# PharmPK Discussion - Model equations

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• On 17 Jun 2000 at 08:34:41, ml11439.-at-.goodnet.com (Michael J. Leibold) sent the message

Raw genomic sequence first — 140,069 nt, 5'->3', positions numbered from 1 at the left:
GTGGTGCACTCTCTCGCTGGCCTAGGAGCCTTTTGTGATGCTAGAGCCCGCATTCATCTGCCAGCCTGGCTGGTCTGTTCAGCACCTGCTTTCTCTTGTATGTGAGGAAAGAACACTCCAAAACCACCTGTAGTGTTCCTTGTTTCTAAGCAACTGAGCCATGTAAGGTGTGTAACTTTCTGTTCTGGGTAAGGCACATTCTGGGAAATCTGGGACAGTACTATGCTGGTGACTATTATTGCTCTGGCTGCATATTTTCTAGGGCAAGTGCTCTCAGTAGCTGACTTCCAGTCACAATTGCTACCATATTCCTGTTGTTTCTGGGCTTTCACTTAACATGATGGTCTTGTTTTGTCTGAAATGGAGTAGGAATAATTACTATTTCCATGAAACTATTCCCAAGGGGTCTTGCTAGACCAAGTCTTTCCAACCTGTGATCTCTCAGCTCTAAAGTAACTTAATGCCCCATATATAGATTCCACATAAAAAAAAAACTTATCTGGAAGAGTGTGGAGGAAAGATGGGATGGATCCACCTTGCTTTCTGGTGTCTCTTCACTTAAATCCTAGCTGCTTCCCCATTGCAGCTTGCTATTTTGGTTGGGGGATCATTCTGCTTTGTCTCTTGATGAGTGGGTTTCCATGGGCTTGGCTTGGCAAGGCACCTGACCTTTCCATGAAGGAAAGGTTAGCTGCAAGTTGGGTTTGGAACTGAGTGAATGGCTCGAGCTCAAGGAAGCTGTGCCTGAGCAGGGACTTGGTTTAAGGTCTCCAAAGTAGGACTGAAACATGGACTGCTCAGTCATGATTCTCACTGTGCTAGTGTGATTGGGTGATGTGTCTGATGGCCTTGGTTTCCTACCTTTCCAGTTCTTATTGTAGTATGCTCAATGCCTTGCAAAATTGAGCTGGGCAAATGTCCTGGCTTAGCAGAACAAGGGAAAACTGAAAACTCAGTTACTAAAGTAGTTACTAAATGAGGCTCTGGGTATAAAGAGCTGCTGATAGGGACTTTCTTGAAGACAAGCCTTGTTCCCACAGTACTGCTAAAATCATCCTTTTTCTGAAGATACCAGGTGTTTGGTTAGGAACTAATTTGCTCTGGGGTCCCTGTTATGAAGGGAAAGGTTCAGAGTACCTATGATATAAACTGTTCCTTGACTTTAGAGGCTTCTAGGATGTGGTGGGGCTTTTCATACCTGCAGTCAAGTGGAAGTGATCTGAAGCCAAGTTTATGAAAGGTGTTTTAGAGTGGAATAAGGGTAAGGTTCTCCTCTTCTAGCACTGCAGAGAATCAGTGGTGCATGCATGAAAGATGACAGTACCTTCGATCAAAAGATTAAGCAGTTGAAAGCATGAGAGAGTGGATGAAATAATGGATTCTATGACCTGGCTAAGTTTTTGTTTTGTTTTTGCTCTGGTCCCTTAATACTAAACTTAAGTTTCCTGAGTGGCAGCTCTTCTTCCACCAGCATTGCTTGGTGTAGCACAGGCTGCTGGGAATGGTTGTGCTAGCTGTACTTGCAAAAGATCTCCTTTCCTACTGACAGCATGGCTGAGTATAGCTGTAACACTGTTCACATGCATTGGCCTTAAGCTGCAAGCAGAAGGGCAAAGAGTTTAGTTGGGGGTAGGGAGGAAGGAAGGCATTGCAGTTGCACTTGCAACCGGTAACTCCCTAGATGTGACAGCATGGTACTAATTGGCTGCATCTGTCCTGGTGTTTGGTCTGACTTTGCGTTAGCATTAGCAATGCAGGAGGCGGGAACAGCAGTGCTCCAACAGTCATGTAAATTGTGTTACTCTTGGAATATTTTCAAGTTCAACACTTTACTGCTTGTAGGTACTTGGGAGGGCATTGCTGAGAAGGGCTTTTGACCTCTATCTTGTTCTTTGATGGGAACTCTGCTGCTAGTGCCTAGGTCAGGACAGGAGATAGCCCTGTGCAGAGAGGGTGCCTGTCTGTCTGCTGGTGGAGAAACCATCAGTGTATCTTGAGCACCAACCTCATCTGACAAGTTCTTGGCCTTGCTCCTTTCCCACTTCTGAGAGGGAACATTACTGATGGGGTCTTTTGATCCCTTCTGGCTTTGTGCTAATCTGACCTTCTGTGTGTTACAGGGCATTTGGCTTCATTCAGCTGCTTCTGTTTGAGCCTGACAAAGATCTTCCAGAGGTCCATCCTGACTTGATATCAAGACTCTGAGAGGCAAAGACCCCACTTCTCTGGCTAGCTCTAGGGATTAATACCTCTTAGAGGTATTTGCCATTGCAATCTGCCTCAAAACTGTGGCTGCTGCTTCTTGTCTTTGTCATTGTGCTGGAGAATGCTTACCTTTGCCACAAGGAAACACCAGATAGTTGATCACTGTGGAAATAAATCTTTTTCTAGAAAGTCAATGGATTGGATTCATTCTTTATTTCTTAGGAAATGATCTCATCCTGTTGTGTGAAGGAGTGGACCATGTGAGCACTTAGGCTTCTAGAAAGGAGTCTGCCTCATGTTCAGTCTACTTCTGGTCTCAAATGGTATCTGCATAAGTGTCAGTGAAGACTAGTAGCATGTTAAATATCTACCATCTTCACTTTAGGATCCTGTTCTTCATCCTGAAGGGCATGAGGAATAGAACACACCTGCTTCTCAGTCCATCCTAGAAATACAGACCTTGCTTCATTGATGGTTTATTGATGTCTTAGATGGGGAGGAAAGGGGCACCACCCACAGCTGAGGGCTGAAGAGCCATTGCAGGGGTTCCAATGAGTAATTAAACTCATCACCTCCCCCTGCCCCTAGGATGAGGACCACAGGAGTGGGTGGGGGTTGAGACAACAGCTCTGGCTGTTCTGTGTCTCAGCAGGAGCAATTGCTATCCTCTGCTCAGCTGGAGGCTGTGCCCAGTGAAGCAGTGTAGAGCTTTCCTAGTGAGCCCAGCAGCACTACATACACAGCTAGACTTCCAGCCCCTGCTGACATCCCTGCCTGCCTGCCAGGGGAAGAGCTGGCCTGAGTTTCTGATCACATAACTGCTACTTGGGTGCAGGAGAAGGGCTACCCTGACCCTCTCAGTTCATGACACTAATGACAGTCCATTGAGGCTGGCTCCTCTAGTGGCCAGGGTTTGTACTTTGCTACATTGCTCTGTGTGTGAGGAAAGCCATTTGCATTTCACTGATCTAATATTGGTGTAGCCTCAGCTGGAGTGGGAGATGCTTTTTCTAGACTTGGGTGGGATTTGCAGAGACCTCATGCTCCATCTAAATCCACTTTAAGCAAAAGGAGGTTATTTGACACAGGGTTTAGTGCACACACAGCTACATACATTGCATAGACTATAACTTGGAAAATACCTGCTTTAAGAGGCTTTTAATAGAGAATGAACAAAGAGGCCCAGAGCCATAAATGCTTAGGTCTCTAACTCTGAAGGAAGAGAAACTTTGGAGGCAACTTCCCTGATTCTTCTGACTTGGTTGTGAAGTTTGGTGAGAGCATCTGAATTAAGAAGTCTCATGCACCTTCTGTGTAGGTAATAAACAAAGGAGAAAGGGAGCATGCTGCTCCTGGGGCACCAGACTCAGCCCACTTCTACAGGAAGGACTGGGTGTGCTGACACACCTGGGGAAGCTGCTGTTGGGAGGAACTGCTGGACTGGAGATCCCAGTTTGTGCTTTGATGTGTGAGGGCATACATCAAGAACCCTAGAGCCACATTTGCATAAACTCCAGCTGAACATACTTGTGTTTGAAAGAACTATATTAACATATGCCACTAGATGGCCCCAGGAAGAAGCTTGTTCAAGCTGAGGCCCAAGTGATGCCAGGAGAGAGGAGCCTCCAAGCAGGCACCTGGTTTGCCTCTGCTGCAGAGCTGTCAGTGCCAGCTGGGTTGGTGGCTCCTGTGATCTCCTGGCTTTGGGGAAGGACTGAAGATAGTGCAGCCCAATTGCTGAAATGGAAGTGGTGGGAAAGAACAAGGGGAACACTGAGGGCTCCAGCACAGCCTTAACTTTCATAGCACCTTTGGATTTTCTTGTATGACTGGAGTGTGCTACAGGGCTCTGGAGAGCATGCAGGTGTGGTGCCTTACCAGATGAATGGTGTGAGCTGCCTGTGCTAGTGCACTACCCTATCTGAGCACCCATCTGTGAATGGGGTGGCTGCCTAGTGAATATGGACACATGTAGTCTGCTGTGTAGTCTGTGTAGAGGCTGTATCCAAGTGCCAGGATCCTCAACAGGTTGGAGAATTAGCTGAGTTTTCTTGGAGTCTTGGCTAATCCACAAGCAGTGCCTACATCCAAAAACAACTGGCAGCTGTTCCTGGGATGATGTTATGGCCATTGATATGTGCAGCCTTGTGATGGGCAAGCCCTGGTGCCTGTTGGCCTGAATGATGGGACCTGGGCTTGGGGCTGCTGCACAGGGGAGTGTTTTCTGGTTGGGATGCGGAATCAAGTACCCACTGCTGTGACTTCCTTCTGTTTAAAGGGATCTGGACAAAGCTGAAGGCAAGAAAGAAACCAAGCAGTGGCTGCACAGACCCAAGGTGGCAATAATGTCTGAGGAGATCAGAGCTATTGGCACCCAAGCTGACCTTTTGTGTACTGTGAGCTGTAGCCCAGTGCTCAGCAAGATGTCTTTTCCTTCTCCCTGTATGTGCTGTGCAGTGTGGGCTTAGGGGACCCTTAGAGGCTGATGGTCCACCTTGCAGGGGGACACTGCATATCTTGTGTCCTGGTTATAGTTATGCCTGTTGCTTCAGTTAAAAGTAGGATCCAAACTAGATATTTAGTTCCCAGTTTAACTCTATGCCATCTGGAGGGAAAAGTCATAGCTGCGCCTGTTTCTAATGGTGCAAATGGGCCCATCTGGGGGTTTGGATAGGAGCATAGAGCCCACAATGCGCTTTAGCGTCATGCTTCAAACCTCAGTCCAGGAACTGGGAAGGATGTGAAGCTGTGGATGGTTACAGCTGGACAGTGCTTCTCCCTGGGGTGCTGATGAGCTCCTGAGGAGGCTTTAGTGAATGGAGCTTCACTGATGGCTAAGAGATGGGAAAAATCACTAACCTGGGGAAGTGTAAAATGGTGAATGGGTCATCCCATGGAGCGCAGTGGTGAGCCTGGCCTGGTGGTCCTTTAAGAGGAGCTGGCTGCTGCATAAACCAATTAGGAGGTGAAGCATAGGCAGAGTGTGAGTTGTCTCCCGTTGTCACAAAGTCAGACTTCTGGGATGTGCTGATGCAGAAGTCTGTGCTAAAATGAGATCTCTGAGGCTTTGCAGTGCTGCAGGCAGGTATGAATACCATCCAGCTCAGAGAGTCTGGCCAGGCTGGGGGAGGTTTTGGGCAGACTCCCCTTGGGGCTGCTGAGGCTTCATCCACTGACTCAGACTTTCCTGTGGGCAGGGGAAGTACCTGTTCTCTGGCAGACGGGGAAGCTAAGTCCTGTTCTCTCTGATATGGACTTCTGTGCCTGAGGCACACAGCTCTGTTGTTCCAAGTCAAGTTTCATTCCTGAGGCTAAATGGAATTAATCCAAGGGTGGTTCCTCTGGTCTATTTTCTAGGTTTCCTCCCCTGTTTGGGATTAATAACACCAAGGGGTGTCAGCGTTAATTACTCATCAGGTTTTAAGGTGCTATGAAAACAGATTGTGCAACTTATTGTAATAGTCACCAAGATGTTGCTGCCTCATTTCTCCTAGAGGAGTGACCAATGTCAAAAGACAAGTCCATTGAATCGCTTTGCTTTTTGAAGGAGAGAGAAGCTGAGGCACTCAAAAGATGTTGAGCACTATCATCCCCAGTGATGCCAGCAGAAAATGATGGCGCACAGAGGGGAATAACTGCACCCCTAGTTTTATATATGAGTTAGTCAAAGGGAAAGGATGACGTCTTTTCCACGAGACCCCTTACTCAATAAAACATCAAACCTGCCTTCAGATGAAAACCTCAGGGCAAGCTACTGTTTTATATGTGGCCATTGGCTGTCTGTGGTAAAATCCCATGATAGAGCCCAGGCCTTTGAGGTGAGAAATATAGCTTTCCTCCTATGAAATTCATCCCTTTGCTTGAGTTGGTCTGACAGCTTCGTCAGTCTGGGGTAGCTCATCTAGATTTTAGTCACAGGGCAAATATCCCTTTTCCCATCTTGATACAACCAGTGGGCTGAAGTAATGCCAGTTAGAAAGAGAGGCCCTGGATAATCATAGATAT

`The following message was posted to: PharmPKProfessor,     The two compartment model can be adapted to oral absorption bymodifying the input function of the differential equation.          dX1/dt= -(k10+k12)X1    +  (k21)X2  + KaFDe-Kat          dX2/dt=  (k12)X1        -   (k21)X2     In the above case, the oral absorption is modeled as a first-order process KaFDe-Kat, with Ka= first oral absorption constant,F= bioavailability, and D= the dose. Oral sustained releasemedications can be modeled as above with a smaller Ka relativeto the immediate release form, or can be modeled as a zero orderprocess (or infusion model):         dX1/dt=  -(k10+k12)X1    +   (k21)X2    +  Ko         dX2/dt=   (k12)X1        -   (k21)X2     As you can see, the difference in the two systems above isthe input function: KaFDe-kat or Ko.     The matrix respresentation of these systems of differentialequations is useful for solving the Laplace transformed systemsfor the amount in the plasma compartment:                    [SI-A][Xs]= [Us]A) First order oral absorption:         [(s+k10+k12)    -k21 ][X1s]= [KaFD/(s+Ka)]         [    -k12    (s+k21) ][X2s]  [    0      ]B) Zero order oral absorption:         [(s+k12+k12)    -k21  ][X1s]=  [Ko(1-e-Ts)/s]         [    -k12      (s+k21)][X2s]   [ 0  ]     Solving the above matrices for the amount in the central compartmentyields the following Lapace transforms:A) First order oral absorption:       X1s=  [(KaFD)(s+k21)]/[(s+a)(s+b)(s+Ka)]B) Zero order absorption:       X1s= (Ko)(1-e-Ts)((s+k21)/[(s)(s+a)(s+b)]     Taing the inverse Laplace transforms of the above equations andthen dividing by Vc yields equations for the plasma concentration for eachoral absorption model:A) First order absorption model:     Cp= (KaFD)(k21-a)e-at/[(Vc)(b-a)(Ka-a)]  +         (KaFD)(K21-b)e-bt/[(Vc)(a-b)(Ka-b)]  +         (KaFD)(k21-Ka)e-Kat/[(Vc)(a-Ka)(b-Ka)]b) Zero order absorption model:     Cp=  Ko(k21-a)(1-e-at)/[(Vc)(a)(b-a))]  +          Ko(k21-b)(1-e-bt)/[(Vc)(b)(a-b)]    In the zero oder absorption model, the term Ko would represent FD/Tauand the time (t) would represent the total time of administration as ifit were a continuous infusion. So, FD/Tau could be substituted into theabove equation to give the following equation:     Cp= (FD/Tau)(k21-a)(1-e-at)/[(Vc)(a)(b-a)]  +         (FD/Tau)(k21-b)(1-e-bt)/[(Vc)(b)(a-b)]     Since this is a continuous infusion model, it would not require amultiple dose function to represent the case of several doses, as themultiple dose condition is factored into the FD/Tau term and the time factor.The first order absorption model however, requires a multiple dose functionderived from the superposition priciple:A) First order absorption model multiple dose equation:     Cp= (KaFD)(k21-a)(1-e-naTau)e-at/[(Vc)(b-a)(Ka-a)(1-e-aTau)]  +         (KaFD)(K21-b)(1-e-nbTau)e-bt/[(Vc)(a-b)(Ka-b)(1-e-bTau)]  +         (KaFD)(k21-Ka)(1-e-nKaTau)e-Kat/[(Vc)(a-Ka)(b-Ka)(1-e-KaTau)]      I hope this was of some Help!!                    Mike Leibold, PharmD, RPh                    ML11439.aaa.goodnet.comReferences1) Gibaldi, M., Perrier, D., Pharmacokinetics, New York, Marcel Dekker    19752) Gibaldi, M., Perrier, D., Pharmacokinetics 2nd ed, New York, Marcel Dekker   19823) Wagner, J., Fundamentals of Clinical Pharmacokinetics, Hamilton, Drug    Intelligence Publications 1975 >Dear Mike, > >Last year, I followed your discussions on pharmacokinetic modelling and amwondering whether you can help me. I need the analytical equations for aparticular model. > >We conducted a comparative pharmacokinetic study on immediate and sustainedreleaase dosage forms of pentoxyfylline. This drug obeys the two compartmentmodel. Upon oral administration, it is absorbed and goes through the liverbefore entering the blood circulation. It has a high first pass effect. Infact, it is solely disposed through this organ(liver) with six metabolites.I was not interested in this metabolism, but followed plasma levels ofunchanged drug. What I need is, two compartment model drug with zero orderrelease and first order absorption model equations for blood level. Liveracts like the peripheral compartment into which absorption occurs. Theelimination is also through the liver(no unchanged drug, apparently) and notfrom the central compartment. But central compartment is the one sampled. > >Searching the literature did not yield the equations I needed. My Laplacetransformation knowledge is not enough for this pupose, unfortunately. Ifyou could be kind enough to derive these equations, I would be mostgrateful. Your effort would no doubt be cited in any paper I produce. > >Thanking you for your kind cooperation, I remain, > >Prof.Dr.Ilbeyi Agabeyoglu >Dept.Pharmaceutical Technology, >Faculty of Pharmacy, >Gazi University, >Ankara, >Turkey > >ilbeyi.-at-.tr-net.net.tr > > > > > > > > >Dear Mike, >  >Last year, I followed your discussions on >pharmacokinetic modelling and am wondering whether you can help me. Ineed >the analytical equations for a particular model. >  >We conducted a comparative pharmacokineticstudy >on immediate and sustained releaase dosage forms of pentoxyfylline. Thisdrug >obeys the two compartment model. Upon oral administration, it is absorbedand >goes through the liver before entering the blood circulation. It has a high >first pass effect. In fact, it is solely disposed through this organ(liver)with >six metabolites. I was not interested in this metabolism, but followedplasma >levels of unchanged drug. What I need is, two compartment model drug withzero >order release and first order absorption model equations for blood level.Liver >acts like the peripheral compartment into which absorption occurs. The >elimination is also through the liver(no unchanged drug, apparently) and not >from the central compartment. But central compartment is the one >sampled. >  >Searching the literature did not yield the >equations I needed. My Laplace transformation knowledge is not enough forthis >pupose, unfortunately. If you could be kind enough to derive theseequations, I >would be most grateful. Your effort would no doubt be cited in any paper I >produce. >  >Thanking you for your kind cooperation, I >remain, >  >Prof.Dr.Ilbeyi Agabeyoglu >Dept.Pharmaceutical Technology, >Faculty of Pharmacy, >Gazi University, >Ankara, >Turkey >  > >href="mailto:ilbeyi.-at-.tr-net.net.tr">ilbeyi.aaa.tr-net.net.tr >  >`